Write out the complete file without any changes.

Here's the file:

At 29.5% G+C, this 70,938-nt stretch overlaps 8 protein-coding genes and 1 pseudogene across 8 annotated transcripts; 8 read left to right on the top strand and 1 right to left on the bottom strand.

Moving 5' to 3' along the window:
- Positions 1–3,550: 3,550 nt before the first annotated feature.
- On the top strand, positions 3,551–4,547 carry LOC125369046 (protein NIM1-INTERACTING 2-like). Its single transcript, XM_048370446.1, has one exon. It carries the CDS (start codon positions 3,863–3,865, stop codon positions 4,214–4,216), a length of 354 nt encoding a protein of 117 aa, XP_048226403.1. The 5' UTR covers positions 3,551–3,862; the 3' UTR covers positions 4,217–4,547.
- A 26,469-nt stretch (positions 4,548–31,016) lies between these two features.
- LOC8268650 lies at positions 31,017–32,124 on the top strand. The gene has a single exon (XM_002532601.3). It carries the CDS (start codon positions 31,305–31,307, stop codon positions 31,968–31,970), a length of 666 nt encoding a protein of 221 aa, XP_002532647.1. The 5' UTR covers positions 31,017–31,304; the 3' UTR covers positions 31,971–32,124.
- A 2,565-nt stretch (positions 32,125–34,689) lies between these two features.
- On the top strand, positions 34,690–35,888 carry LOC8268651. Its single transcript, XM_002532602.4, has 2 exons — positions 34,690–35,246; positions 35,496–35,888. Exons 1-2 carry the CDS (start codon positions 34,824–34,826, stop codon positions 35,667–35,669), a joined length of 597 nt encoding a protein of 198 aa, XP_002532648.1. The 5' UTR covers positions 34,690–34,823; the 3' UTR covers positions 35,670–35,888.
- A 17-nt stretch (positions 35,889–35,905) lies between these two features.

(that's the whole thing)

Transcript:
At 29.5% G+C, this 70,938-nt stretch overlaps 8 protein-coding genes and 1 pseudogene across 8 annotated transcripts; 8 read left to right on the top strand and 1 right to left on the bottom strand.

Moving 5' to 3' along the window:
- Positions 1–3,550: 3,550 nt before the first annotated feature.
- On the top strand, positions 3,551–4,547 carry LOC125369046 (protein NIM1-INTERACTING 2-like). Its single transcript, XM_048370446.1, has one exon. It carries the CDS (start codon positions 3,863–3,865, stop codon positions 4,214–4,216), a length of 354 nt encoding a protein of 117 aa, XP_048226403.1. The 5' UTR covers positions 3,551–3,862; the 3' UTR covers positions 4,217–4,547.
- A 26,469-nt stretch (positions 4,548–31,016) lies between these two features.
- LOC8268650 lies at positions 31,017–32,124 on the top strand. The gene has a single exon (XM_002532601.3). It carries the CDS (start codon positions 31,305–31,307, stop codon positions 31,968–31,970), a length of 666 nt encoding a protein of 221 aa, XP_002532647.1. The 5' UTR covers positions 31,017–31,304; the 3' UTR covers positions 31,971–32,124.
- A 2,565-nt stretch (positions 32,125–34,689) lies between these two features.
- On the top strand, positions 34,690–35,888 carry LOC8268651. Its single transcript, XM_002532602.4, has 2 exons — positions 34,690–35,246; positions 35,496–35,888. Exons 1-2 carry the CDS (start codon positions 34,824–34,826, stop codon positions 35,667–35,669), a joined length of 597 nt encoding a protein of 198 aa, XP_002532648.1. The 5' UTR covers positions 34,690–34,823; the 3' UTR covers positions 35,670–35,888.
- A 17-nt stretch (positions 35,889–35,905) lies between these two features.